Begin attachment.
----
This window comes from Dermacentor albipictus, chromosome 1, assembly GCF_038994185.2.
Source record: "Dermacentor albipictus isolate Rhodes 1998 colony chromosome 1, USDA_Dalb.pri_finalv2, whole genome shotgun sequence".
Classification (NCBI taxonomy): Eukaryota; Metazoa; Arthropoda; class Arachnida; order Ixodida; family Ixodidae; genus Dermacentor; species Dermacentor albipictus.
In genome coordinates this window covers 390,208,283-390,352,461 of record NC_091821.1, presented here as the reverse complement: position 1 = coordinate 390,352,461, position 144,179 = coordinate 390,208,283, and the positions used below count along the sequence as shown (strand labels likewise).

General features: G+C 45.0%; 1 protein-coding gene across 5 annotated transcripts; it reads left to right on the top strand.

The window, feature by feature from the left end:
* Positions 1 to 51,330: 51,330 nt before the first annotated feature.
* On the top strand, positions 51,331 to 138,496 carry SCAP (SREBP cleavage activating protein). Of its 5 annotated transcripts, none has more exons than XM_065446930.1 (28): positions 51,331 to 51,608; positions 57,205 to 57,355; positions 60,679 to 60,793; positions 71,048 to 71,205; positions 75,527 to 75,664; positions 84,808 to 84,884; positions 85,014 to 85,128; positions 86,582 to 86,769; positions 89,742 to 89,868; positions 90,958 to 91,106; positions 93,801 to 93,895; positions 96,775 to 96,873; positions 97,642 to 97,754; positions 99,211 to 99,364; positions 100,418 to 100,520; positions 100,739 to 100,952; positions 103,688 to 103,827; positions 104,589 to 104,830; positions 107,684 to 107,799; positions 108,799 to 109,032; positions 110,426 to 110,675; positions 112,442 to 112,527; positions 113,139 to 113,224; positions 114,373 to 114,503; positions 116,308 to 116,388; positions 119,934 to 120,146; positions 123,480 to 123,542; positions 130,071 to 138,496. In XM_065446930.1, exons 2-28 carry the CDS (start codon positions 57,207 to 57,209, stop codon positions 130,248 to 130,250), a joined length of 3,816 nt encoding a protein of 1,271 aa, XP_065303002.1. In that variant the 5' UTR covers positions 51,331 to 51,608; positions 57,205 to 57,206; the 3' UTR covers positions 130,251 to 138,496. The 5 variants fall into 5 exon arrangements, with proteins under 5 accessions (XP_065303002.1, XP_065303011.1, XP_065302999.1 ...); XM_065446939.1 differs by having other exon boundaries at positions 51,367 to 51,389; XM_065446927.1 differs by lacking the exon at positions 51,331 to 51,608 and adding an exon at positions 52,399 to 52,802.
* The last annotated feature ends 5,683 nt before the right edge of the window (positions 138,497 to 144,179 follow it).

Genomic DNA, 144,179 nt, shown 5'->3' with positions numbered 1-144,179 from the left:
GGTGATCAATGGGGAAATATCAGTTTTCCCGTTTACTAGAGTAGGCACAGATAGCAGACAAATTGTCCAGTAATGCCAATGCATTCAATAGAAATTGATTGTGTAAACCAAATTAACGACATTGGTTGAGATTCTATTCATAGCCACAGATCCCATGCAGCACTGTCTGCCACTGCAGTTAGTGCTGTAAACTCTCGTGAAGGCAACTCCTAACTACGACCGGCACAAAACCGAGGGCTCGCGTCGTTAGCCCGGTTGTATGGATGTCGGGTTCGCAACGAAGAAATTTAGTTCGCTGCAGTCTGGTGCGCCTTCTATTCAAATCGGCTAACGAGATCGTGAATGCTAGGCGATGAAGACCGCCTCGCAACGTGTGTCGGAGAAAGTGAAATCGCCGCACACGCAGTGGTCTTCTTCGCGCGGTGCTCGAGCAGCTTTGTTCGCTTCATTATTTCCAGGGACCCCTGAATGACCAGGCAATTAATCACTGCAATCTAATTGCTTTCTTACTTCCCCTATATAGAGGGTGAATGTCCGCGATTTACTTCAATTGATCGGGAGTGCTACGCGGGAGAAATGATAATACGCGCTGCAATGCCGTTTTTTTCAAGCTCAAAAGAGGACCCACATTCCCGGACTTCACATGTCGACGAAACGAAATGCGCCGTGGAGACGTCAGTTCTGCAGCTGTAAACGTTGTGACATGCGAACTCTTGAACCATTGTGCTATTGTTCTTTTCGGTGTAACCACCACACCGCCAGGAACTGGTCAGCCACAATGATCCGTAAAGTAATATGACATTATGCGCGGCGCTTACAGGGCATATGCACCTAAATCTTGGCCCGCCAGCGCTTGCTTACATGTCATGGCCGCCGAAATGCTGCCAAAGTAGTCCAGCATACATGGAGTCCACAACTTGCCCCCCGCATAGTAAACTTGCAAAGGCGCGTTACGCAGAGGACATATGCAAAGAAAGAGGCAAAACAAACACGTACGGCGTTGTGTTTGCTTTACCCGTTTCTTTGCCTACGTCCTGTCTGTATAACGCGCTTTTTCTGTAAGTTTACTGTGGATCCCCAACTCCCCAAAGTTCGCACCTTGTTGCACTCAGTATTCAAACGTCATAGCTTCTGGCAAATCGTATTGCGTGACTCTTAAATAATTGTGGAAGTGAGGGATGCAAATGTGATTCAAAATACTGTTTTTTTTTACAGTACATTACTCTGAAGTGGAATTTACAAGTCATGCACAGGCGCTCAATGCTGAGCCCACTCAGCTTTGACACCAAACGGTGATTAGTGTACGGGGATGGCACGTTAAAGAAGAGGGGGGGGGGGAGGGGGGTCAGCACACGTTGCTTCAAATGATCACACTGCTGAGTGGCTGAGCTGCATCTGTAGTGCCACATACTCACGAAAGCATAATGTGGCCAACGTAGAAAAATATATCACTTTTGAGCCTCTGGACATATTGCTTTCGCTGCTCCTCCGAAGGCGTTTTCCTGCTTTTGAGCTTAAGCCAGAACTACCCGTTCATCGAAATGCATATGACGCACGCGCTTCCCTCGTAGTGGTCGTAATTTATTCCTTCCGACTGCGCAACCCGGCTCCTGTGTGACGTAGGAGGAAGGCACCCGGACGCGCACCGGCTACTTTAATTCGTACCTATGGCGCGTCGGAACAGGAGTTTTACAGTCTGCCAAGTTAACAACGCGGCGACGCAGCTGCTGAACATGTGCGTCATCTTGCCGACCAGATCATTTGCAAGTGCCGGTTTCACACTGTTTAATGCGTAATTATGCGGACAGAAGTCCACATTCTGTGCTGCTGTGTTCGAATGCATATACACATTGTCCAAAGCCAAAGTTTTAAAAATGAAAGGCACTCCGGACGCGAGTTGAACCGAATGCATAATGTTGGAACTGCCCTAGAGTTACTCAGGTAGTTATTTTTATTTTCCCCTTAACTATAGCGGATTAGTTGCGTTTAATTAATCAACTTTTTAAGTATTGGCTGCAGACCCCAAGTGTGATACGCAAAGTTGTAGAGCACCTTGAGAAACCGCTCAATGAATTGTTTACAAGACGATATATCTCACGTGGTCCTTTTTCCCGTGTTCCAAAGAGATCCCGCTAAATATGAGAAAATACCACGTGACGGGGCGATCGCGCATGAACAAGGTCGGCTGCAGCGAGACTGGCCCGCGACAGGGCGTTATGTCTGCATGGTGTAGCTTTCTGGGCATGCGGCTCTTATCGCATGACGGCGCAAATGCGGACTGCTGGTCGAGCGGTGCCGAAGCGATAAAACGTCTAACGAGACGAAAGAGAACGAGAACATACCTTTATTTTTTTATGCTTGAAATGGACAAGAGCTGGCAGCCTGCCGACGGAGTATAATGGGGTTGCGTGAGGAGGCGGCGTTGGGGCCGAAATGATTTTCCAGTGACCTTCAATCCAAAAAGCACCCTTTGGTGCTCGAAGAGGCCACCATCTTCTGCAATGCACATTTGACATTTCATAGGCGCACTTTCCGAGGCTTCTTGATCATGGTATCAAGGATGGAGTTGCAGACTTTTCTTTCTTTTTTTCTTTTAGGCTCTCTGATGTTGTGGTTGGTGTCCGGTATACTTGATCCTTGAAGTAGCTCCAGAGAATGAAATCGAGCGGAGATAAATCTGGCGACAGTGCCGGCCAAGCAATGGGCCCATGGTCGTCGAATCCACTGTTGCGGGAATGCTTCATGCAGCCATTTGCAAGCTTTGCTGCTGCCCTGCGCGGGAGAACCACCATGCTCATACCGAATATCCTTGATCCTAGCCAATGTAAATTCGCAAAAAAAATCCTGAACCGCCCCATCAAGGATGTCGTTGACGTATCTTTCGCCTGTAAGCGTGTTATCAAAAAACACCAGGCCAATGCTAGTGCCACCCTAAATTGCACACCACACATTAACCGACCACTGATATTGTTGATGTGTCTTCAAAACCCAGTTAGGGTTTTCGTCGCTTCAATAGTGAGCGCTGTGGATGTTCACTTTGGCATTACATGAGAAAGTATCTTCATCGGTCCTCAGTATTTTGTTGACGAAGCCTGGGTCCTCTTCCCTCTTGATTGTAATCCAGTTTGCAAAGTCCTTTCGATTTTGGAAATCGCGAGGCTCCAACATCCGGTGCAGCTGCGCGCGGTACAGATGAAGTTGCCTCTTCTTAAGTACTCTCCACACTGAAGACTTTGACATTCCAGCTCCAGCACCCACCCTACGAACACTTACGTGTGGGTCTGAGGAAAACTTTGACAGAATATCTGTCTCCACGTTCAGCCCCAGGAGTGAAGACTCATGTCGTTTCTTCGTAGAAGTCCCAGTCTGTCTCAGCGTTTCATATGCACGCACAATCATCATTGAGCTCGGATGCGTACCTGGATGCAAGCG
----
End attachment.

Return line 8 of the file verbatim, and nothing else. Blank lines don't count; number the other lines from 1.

* On the top strand, positions 51,331 to 138,496 carry SCAP (SREBP cleavage activating protein). Of its 5 annotated transcripts, none has more exons than XM_065446930.1 (28): positions 51,331 to 51,608; positions 57,205 to 57,355; positions 60,679 to 60,793; positions 71,048 to 71,205; positions 75,527 to 75,664; positions 84,808 to 84,884; positions 85,014 to 85,128; positions 86,582 to 86,769; positions 89,742 to 89,868; positions 90,958 to 91,106; positions 93,801 to 93,895; positions 96,775 to 96,873; positions 97,642 to 97,754; positions 99,211 to 99,364; positions 100,418 to 100,520; positions 100,739 to 100,952; positions 103,688 to 103,827; positions 104,589 to 104,830; positions 107,684 to 107,799; positions 108,799 to 109,032; positions 110,426 to 110,675; positions 112,442 to 112,527; positions 113,139 to 113,224; positions 114,373 to 114,503; positions 116,308 to 116,388; positions 119,934 to 120,146; positions 123,480 to 123,542; positions 130,071 to 138,496. In XM_065446930.1, exons 2-28 carry the CDS (start codon positions 57,207 to 57,209, stop codon positions 130,248 to 130,250), a joined length of 3,816 nt encoding a protein of 1,271 aa, XP_065303002.1. In that variant the 5' UTR covers positions 51,331 to 51,608; positions 57,205 to 57,206; the 3' UTR covers positions 130,251 to 138,496. The 5 variants fall into 5 exon arrangements, with proteins under 5 accessions (XP_065303002.1, XP_065303011.1, XP_065302999.1 ...); XM_065446939.1 differs by having other exon boundaries at positions 51,367 to 51,389; XM_065446927.1 differs by lacking the exon at positions 51,331 to 51,608 and adding an exon at positions 52,399 to 52,802.